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Maine's first ship airlifted to river

The 58-foot sailing ship, which was built by volunteers over the past 13-yrs, is a replica of what is considered the first ship built by Europeans in the New World.

BATH, Maine — The large crowd cheered as the Virginia took to the air, and, finally, to the water.

The 58-foot wood sailing ship, built by volunteers over the past 13-years, was hoisted into the air by two cranes, then slowly swung away from shore and gently lowered into the Kennebec River. The launch was the culmination of many years of planning, research, and fundraising, as well as hands-on woodworking to bring the Virginia to life.

RELATED: Maine's First Ship to launch a replica of a boat built-in 1607 in Bath

The vessel is a replica of what is considered the first ship built by Europeans in the New World. That original Virginia was built by the Popham Colony in 1607-08, about 12 miles down the same river as the short-lived English settlement. The original ship sailed from Maine back to England and to the Jamestown settlement.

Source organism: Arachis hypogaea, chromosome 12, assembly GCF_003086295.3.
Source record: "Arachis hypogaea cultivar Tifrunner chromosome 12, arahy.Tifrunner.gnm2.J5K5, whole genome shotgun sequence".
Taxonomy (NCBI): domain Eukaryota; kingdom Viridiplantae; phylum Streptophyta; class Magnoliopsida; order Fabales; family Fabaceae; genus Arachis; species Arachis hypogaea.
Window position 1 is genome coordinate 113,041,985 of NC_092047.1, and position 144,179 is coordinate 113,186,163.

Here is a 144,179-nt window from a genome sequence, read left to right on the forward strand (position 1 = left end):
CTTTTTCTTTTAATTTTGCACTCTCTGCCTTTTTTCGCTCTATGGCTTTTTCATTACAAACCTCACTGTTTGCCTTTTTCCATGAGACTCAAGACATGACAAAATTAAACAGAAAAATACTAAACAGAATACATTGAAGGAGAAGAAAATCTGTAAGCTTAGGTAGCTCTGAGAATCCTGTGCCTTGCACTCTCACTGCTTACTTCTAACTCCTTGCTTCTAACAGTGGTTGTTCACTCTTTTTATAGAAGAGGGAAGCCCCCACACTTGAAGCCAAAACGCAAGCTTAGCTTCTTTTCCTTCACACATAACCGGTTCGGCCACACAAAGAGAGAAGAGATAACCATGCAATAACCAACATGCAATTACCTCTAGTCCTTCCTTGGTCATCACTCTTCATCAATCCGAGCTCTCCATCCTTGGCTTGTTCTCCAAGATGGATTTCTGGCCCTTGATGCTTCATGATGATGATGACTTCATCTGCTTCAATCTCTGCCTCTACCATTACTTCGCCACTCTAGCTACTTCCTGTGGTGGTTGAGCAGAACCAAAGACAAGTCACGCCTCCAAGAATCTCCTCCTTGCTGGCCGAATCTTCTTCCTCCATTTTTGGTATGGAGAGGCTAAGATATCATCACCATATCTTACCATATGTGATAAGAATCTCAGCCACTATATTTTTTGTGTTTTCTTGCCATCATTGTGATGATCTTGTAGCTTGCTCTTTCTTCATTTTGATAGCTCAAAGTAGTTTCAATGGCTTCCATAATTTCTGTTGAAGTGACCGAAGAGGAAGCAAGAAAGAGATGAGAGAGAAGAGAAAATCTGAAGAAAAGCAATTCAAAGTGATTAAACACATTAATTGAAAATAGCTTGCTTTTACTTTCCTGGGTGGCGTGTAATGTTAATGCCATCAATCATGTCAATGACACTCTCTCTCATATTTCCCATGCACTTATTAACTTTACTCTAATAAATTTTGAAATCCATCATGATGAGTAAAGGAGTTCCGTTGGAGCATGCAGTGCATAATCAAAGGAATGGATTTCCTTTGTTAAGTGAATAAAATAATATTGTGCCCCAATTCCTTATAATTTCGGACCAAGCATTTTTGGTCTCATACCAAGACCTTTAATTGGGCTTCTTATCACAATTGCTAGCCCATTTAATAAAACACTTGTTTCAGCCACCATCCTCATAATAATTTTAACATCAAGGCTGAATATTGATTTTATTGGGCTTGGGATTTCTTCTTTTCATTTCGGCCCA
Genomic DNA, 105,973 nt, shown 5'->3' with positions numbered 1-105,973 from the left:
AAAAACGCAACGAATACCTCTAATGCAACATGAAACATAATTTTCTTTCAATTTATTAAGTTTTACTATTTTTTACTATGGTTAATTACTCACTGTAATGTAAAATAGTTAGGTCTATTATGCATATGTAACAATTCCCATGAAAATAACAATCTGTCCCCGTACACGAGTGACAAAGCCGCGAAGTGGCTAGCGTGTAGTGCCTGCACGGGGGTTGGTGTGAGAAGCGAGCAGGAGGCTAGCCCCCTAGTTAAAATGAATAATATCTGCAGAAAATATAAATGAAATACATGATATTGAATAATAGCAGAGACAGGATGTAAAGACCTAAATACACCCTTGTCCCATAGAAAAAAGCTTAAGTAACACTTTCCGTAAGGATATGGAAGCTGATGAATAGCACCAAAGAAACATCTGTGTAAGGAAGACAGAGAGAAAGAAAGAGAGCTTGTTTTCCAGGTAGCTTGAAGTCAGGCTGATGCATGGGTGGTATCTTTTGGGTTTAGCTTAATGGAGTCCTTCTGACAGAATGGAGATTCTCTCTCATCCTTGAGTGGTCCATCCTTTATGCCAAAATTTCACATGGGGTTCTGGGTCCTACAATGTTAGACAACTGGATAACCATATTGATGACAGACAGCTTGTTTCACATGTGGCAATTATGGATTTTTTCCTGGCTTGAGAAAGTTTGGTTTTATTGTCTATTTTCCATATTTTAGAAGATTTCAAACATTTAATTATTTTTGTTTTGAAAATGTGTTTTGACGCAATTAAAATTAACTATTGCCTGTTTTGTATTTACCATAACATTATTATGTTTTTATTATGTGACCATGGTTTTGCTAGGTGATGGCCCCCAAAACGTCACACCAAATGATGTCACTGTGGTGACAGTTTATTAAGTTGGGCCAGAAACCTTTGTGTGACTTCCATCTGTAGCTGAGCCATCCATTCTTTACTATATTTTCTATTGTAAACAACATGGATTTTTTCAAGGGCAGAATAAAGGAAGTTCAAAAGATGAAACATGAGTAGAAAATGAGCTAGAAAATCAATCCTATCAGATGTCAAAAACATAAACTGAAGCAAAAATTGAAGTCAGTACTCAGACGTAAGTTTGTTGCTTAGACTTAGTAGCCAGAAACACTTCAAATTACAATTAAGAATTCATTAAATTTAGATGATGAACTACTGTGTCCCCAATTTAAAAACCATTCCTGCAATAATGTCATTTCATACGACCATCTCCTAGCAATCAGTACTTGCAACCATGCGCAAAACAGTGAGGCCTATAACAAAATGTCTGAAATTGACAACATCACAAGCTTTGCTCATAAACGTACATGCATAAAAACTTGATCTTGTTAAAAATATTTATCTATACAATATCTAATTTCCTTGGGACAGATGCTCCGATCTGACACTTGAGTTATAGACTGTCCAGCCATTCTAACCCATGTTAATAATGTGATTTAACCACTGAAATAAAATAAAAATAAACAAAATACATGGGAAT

When the founders of the group called Maine’s First Ship began their work, there was only the barest description of the ship, so they had to do research in England and in Jamestown to develop what is believed to be as historically correct a design as possible, while still meeting modern needs for a floating museum and classroom, which will be the mission of the new Virginia.

The general public will have to wait a year to go sailing. The ship’s rigging and some other work need to be completed first, and then the crew that will sail Virginia will need to learn how to do that. A vessel like her hasn’t been seen or sailed on the New England coast for centuries, so a sailor said it may take some time to learn.

While the work goes on this summer, visitors will be able to see the Virginia at dockside, and there will be arrangements to go on board, to get a close-up view of what so many hands have worked together to create.

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